Taylor Swift’s “Lover” is a Powerful Ode to the Challenges of Growth and Love

By Kyler Guebert, Staff Writer

For years, if you had asked me who my favorite artist was, the answer, without missing a beat, would be Taylor Swift. Her music has been there for me during my greatest times and my lowest moments. 

Something about her lyrical abilities and her team’s ability to produce quality songs on nearly every level spoke to me in a way that few artists have since been able to.

Even during all of her controversies with Kanye West and Kim Kardashian in 2016, I held strong as a dedicated “Swiftie.” However, in the time between her 2014 album “1989” and 2017’s “reputation,” my taste in music changed a lot. 


When “reputation” was released, it didn’t hit me in the same way her previous albums did. It felt like a step back in many ways, and my faith in Swift as an artist began to waver.

Then, Swift dropped her first single from “Lover,” her seventh studio album (the first she will have complete ownership of), titled “ME!”. The song felt like a Kidz Bop original and lacked so much of what I loved about Taylor as an artist, and the other pre-released tracks (“You Need To Calm Down,” “The Archer,” “Lover”) all felt weak in comparison to Swift’s previous work.

I was incredibly worried for months that the album would be incredibly similar to the already released tracks, especially considering that the album would have 18 songs, more than any of Swift’s previous records. 

It seemed as if my time with Swift was slowly slipping away from me. I spent the hours leading up to the album wondering what I could possibly expect from it.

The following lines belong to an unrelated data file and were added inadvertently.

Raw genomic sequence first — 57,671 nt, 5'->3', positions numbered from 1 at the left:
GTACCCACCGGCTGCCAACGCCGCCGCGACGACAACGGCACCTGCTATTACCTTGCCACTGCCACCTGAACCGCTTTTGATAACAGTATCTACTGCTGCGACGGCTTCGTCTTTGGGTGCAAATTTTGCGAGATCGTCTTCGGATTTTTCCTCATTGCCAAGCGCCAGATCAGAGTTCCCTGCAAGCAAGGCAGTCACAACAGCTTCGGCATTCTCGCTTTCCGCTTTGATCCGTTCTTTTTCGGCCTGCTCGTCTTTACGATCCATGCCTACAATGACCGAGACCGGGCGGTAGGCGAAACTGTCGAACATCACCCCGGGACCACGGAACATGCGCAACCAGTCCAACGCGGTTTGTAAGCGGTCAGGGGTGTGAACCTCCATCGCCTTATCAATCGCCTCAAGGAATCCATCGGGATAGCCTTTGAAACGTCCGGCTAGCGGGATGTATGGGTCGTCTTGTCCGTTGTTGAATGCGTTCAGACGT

All of my worries were gone after only a few tracks. The album begins with “I Forgot That You Existed,” a fun, upbeat pop anthem that sets the tone for the album in regards to Swift’s growth. 

The electronic-infused follow up, “Cruel Summer” brings a chill vibe in comparison to Swift’s second-track standards, and title track “Lover” slows things down with a semi-acoustic ballad that lets Swift’s songwriting take the spotlight.

Then, Swift decides to take a shot at society as a whole with “The Man,” an electro-pop that speaks to the difference in treatment between male and female artists and the expectations and difficulties of being a woman working in a male-dominated industry. 


She follows that up with “The Archer,” a synth ballad that speaks to Swift’s personal pain and insecurities and how those affect her relationships with those around her. 

“I Think He Knows” brings the fun back to the album with an infectious and fun pop song that sounds like an evolution of the “bubblegum pop” sound Swift has been using for years. 

“Miss America and the Heart break Prince” sounds like a sequel to “So It Goes…” the seventh track on “reputation.”  Lyrically beautiful and expertly produced, this track has been stuck in my head since I first heard it. 

Swift lets loose a little bit with the cute “Paper Rings.” It’s incredibly apparent in her delivery that Swift is having a ton of fun with this song, and her voice sounds better than ever and more genuine than ever throughout the entire album.

 Swift then gets emotional with “Cornelia Street,” speaking to the fear she has of her relationship with British actor Joe Alwyn ending. Swift’s strong suit has always been ballads, and this one is easily one of her best, allowing Swift’s vulnerability to shine through the lyrics and her vocal delivery.

On “Death By A Thousand Cuts,” Swift perfects the “sad-bop” with a fun but heartbreaking song that delivers an incredibly strong and powerful bridge, selling the message of the song in a way Swift hasn’t done before.